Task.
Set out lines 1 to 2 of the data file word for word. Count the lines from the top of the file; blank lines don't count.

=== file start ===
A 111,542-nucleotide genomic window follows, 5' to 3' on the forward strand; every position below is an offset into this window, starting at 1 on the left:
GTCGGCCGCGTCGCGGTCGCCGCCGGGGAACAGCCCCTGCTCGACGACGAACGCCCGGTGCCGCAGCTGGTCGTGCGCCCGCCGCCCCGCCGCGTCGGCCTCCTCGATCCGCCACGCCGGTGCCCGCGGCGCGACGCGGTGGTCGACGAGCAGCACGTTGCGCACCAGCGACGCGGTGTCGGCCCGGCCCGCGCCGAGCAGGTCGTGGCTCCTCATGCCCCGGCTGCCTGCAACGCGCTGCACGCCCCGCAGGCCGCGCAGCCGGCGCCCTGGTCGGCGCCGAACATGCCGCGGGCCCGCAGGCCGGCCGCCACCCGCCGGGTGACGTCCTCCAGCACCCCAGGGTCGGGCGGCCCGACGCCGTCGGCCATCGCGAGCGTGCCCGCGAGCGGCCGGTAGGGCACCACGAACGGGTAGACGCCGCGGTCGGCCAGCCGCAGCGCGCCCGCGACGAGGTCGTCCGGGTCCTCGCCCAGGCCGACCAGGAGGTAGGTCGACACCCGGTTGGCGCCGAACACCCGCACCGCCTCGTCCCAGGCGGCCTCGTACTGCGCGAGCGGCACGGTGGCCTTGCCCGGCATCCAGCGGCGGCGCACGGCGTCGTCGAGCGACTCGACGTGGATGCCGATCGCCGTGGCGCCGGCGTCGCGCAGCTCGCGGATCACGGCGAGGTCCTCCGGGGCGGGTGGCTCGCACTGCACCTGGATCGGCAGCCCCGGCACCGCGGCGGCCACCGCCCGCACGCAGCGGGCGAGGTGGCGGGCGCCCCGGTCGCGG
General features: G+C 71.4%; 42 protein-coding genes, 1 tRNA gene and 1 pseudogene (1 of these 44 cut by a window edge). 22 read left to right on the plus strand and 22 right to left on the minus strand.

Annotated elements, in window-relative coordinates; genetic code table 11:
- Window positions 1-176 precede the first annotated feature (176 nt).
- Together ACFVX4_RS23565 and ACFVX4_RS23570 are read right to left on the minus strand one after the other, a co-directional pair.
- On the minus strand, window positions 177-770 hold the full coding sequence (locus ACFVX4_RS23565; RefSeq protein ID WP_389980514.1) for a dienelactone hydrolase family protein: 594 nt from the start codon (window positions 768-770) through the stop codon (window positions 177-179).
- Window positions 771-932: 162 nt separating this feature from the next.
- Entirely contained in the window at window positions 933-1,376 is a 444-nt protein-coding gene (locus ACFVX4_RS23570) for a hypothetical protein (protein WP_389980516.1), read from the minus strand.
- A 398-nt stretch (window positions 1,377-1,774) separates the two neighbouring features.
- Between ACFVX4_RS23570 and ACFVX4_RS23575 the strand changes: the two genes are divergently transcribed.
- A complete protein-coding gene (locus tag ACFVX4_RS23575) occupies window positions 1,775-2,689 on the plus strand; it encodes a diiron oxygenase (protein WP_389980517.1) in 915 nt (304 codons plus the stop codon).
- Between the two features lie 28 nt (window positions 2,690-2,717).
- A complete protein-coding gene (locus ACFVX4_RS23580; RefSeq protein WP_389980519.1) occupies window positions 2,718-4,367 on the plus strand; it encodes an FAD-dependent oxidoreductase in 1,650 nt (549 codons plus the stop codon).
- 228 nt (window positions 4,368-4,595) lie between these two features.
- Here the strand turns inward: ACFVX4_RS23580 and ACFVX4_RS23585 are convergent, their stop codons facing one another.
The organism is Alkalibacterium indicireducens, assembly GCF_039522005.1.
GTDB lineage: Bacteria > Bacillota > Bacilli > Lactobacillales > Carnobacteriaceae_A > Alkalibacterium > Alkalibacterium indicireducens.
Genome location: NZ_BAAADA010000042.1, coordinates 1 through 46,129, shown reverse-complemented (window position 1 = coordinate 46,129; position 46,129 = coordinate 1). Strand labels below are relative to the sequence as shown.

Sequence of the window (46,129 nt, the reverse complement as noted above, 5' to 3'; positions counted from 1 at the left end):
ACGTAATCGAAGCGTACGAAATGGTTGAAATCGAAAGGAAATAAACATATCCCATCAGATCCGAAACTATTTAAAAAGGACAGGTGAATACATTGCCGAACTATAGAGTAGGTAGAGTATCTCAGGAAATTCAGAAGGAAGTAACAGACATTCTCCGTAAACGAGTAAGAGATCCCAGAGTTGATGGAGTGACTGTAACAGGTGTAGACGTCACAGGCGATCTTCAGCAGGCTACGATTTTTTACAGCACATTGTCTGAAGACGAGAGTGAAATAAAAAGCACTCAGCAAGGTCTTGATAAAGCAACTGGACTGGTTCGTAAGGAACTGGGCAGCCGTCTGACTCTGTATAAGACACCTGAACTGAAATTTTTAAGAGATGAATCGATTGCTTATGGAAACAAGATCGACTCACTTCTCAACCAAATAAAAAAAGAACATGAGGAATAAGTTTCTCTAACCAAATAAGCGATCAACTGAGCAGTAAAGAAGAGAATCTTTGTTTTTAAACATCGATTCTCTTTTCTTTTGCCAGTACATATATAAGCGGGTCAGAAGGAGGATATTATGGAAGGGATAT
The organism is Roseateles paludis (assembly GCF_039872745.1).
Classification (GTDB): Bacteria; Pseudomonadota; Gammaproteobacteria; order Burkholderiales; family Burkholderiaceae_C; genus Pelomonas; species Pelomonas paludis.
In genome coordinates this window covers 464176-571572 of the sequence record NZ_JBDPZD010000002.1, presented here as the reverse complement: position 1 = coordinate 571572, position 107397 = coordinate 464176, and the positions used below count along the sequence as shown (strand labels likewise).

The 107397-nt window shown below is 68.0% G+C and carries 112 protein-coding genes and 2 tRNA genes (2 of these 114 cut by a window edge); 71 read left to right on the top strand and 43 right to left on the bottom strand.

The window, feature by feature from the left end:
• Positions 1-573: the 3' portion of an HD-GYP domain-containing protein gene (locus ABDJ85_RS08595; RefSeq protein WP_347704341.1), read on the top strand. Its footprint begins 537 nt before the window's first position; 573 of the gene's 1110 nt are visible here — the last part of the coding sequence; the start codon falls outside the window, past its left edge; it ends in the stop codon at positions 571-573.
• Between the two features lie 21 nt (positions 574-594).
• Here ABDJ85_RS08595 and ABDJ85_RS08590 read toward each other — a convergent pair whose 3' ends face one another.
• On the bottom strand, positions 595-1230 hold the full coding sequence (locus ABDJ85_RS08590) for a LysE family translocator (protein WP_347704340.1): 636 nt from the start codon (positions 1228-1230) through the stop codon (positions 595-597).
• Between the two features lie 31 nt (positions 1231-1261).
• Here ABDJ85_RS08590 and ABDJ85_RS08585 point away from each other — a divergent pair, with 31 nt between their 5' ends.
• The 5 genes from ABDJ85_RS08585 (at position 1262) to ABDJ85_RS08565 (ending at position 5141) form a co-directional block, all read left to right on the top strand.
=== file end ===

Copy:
A 111,542-nucleotide genomic window follows, 5' to 3' on the forward strand; every position below is an offset into this window, starting at 1 on the left:
GTCGGCCGCGTCGCGGTCGCCGCCGGGGAACAGCCCCTGCTCGACGACGAACGCCCGGTGCCGCAGCTGGTCGTGCGCCCGCCGCCCCGCCGCGTCGGCCTCCTCGATCCGCCACGCCGGTGCCCGCGGCGCGACGCGGTGGTCGACGAGCAGCACGTTGCGCACCAGCGACGCGGTGTCGGCCCGGCCCGCGCCGAGCAGGTCGTGGCTCCTCATGCCCCGGCTGCCTGCAACGCGCTGCACGCCCCGCAGGCCGCGCAGCCGGCGCCCTGGTCGGCGCCGAACATGCCGCGGGCCCGCAGGCCGGCCGCCACCCGCCGGGTGACGTCCTCCAGCACCCCAGGGTCGGGCGGCCCGACGCCGTCGGCCATCGCGAGCGTGCCCGCGAGCGGCCGGTAGGGCACCACGAACGGGTAGACGCCGCGGTCGGCCAGCCGCAGCGCGCCCGCGACGAGGTCGTCCGGGTCCTCGCCCAGGCCGACCAGGAGGTAGGTCGACACCCGGTTGGCGCCGAACACCCGCACCGCCTCGTCCCAGGCGGCCTCGTACTGCGCGAGCGGCACGGTGGCCTTGCCCGGCATCCAGCGGCGGCGCACGGCGTCGTCGAGCGACTCGACGTGGATGCCGATCGCCGTGGCGCCGGCGTCGCGCAGCTCGCGGATCACGGCGAGGTCCTCCGGGGCGGGTGGCTCGCACTGCACCTGGATCGGCAGCCCCGGCACCGCGGCGGCCACCGCCCGCACGCAGCGGGCGAGGTGGCGGGCGCCCCGGTCGCGG